Decelerated Landscapes

The images above are of an erosion control installation seen in a Portland park.  Over a year earlier, heavy winter rains induced a structural collapse of the hillside, sending a landslide out into the adjacent street.  The sand bags and black plastic tarps were set in place to stabilize the destabilized terrain – a strategy to decelerate landscape processes.

This ‘freezing’ of topography brought to mind Robert Smithson’s Asphalt Rundown (1969) in which Smithson directed the pouring of a truck load of hot-mix asphalt down the denuded, eroding slope of an abandoned quarry near Rome, Italy.  Smithson was attempting to solidify a mold of the dynamic terrain at the same time as he was replicating the downward, gravitation flow of the slope in the momentary action of the pour.

[Robert Smithson – Asphalt on Eroded Cliff.  The fixing of the shifting dendritic pattern clearly revealed in Smithson’s sketch]

As Smithson stated: “My interest here [Asphalt Rundown] is to root it to the contour of the land, so that it is permanently there and subject to the weathering.  I’m sort of curious to see what will happen to this…its not completely an ephemeral piece, so it should last for quite some time.”

Similarly, the plasticized hillside visually reads as if its flowing down the slope, both from afar and in the folded textures that have accumulated in the plastic surface. The contortions and tears index the forces that continue to act upon the terrain.  Although lacking in the dialectic intent of the Smithson piece, the installation creates the same material and perceptual freezing of dynamic landforms in time… a readymade unintentionally on par with Smithson’s asphalt pour:

Both the tarp installation and Smithson’s Asphalt Pour attempt to decelerate extant forces of entropy.  The former does so for pragmatic purposes, the latter as conceptual conjecture.   Both interventions are more designs of time than they are of space, and both are illustrative of broader motivations for why we intervene in landscape processes: to affect the time frames and trajectories for how things occur.   It seems that a majority of landscape interventions attempt to either accelerate landscapes or slow their velocity through a repertoire of jump-start armatures and status quo measures.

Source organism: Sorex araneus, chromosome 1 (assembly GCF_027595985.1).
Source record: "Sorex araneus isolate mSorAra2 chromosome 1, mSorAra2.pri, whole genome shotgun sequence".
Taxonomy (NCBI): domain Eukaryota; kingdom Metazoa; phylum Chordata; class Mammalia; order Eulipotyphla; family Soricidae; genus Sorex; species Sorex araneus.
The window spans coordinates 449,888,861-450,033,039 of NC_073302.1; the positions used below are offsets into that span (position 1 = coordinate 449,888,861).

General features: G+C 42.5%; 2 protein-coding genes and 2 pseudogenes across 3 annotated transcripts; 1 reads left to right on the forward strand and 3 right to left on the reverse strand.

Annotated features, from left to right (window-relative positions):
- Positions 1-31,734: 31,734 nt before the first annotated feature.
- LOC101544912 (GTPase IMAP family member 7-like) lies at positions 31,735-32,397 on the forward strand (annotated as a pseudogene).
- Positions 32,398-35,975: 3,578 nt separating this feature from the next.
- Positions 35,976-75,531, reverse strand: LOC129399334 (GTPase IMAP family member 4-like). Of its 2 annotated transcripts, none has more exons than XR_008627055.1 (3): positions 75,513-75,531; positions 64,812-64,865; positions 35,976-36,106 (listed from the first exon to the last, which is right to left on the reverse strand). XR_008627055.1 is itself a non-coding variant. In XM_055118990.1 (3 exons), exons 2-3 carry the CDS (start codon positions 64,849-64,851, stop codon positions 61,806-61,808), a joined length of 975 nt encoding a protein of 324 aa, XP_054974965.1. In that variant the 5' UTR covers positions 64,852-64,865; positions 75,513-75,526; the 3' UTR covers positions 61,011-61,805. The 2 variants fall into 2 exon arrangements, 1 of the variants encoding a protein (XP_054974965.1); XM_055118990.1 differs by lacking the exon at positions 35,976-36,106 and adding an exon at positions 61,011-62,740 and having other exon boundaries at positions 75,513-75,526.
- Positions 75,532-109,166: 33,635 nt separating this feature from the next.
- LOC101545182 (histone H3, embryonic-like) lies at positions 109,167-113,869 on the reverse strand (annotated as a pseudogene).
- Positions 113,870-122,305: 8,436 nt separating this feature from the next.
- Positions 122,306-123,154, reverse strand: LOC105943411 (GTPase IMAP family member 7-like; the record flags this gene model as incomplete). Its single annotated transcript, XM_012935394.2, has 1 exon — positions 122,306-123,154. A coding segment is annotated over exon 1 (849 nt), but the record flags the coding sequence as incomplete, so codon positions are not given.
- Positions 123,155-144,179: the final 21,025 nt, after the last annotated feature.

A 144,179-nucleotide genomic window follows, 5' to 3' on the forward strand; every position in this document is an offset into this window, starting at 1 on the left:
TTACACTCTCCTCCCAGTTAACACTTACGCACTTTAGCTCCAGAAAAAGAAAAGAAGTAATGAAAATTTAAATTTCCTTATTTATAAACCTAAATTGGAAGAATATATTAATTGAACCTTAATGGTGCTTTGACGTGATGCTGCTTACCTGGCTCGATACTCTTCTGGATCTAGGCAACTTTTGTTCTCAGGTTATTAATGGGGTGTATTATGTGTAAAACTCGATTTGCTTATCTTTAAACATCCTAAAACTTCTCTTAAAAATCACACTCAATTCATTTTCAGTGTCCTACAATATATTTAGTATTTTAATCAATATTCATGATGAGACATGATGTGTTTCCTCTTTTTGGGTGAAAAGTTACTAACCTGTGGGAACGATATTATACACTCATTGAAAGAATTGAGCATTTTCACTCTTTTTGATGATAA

I’ve wondered what became of Smithson’s Asphalt Rundown.  How long did it arrest the erosion of the tenuous slope upon which it was placed?  When did the asphalt mold break apart and succumb to entropy?  Surprisingly, there doesn’t seem to be any long term documentation of the piece.  The plasticized hillside, however, is already in the process of becoming something else via the limits of its own construction.   The plastic mesh of the sandbags are photodegrading and spilling their contents.  The micro-environments surrounding them provide shade and moisture, thus fostering the growth maple tree seedlings.  Non native horsetail spires poke through tears in the plastic and Himalayan blackberry is creeping in from the edges.

(Robert Smithson quote pulled from Robert Smithson: the Collected Writings)

3 comments

  1. I was wondering how you chose to distinguish between freezing and slowing down dynamics by using the term deceleration to describe the former instead of the latter?

  2. I’m using the term only in the sense of movement. I placed freezing in single quotes to imply the visual impression of frozen that Robert Smithson was trying to achieve within a piece of intentional art. Rather than a physical actuality of stopped time or process, the work appears frozen because it has been slowed down in comparison to what is around it, but it never really stops. We can observe different time scales of change, but no freezing. I think deceleration and acceleration are more accurate terms to describe these landscape processes because both imply that freezing is impossible. By definition, if you actually stop, you are no longer decelerating. Deceleration implies a gradient of moment without including the actual stop – like slow, more slow, slower, etc. The same is true with acceleration and for landscapes, I think.

  3. Thank you for this lovely response. What confused me initially was the following from your text:

    material and perceptual freezing of dynamic landforms in time

    I thought you were somehow distinguishing between freezing (arresting) and slowing down dynamics, when in fact both are deceleration. Understood as an asymptote, deceleration indeed never reaches the moment of zero velocity value, but it can be achieved (if we look at that asymptote under a magnifying glass) by introducing a series of actual stops. And it is by identifying one such moment of zero velocity in Asphalt Rundown, I think, that Smithson suggests, as you said, the impossibility of freezing.

    What is interesting here is a possible correlation between landscapes and built environment. Being a result of the unsustainable dynamics of social processes, built environment can only accelerate (it’s growing exponentially). I wonder if there is a way to introduce deceleration to it, so the dynamics (a reverse process) can become more stable?

    Thanks again. Great post!

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